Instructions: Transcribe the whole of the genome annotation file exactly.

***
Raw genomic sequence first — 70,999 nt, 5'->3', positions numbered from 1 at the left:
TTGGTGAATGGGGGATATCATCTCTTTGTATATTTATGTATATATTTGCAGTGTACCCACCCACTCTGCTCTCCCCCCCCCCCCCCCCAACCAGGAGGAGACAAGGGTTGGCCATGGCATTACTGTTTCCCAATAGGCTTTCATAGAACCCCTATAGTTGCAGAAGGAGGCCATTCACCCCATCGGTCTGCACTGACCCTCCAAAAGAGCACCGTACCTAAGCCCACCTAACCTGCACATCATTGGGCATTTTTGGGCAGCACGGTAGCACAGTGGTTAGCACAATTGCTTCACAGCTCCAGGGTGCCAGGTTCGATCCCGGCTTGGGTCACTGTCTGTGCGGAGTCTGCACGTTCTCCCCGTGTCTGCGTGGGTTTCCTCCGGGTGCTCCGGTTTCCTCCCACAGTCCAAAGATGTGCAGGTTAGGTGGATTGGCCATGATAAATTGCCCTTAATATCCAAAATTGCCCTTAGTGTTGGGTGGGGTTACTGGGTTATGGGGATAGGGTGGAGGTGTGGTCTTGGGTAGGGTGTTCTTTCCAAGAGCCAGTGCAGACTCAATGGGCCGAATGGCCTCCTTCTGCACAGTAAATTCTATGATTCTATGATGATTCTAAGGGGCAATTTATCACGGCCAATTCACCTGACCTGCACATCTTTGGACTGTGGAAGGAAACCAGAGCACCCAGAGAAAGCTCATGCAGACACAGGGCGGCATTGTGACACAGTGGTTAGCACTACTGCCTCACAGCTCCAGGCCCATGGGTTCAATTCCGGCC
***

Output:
Raw genomic sequence first — 70,999 nt, 5'->3', positions numbered from 1 at the left:
TTGGTGAATGGGGGATATCATCTCTTTGTATATTTATGTATATATTTGCAGTGTACCCACCCACTCTGCTCTCCCCCCCCCCCCCCCCAACCAGGAGGAGACAAGGGTTGGCCATGGCATTACTGTTTCCCAATAGGCTTTCATAGAACCCCTATAGTTGCAGAAGGAGGCCATTCACCCCATCGGTCTGCACTGACCCTCCAAAAGAGCACCGTACCTAAGCCCACCTAACCTGCACATCATTGGGCATTTTTGGGCAGCACGGTAGCACAGTGGTTAGCACAATTGCTTCACAGCTCCAGGGTGCCAGGTTCGATCCCGGCTTGGGTCACTGTCTGTGCGGAGTCTGCACGTTCTCCCCGTGTCTGCGTGGGTTTCCTCCGGGTGCTCCGGTTTCCTCCCACAGTCCAAAGATGTGCAGGTTAGGTGGATTGGCCATGATAAATTGCCCTTAATATCCAAAATTGCCCTTAGTGTTGGGTGGGGTTACTGGGTTATGGGGATAGGGTGGAGGTGTGGTCTTGGGTAGGGTGTTCTTTCCAAGAGCCAGTGCAGACTCAATGGGCCGAATGGCCTCCTTCTGCACAGTAAATTCTATGATTCTATGATGATTCTAAGGGGCAATTTATCACGGCCAATTCACCTGACCTGCACATCTTTGGACTGTGGAAGGAAACCAGAGCACCCAGAGAAAGCTCATGCAGACACAGGGCGGCATTGTGACACAGTGGTTAGCACTACTGCCTCACAGCTCCAGGCCCATGGGTTCAATTCCGGCC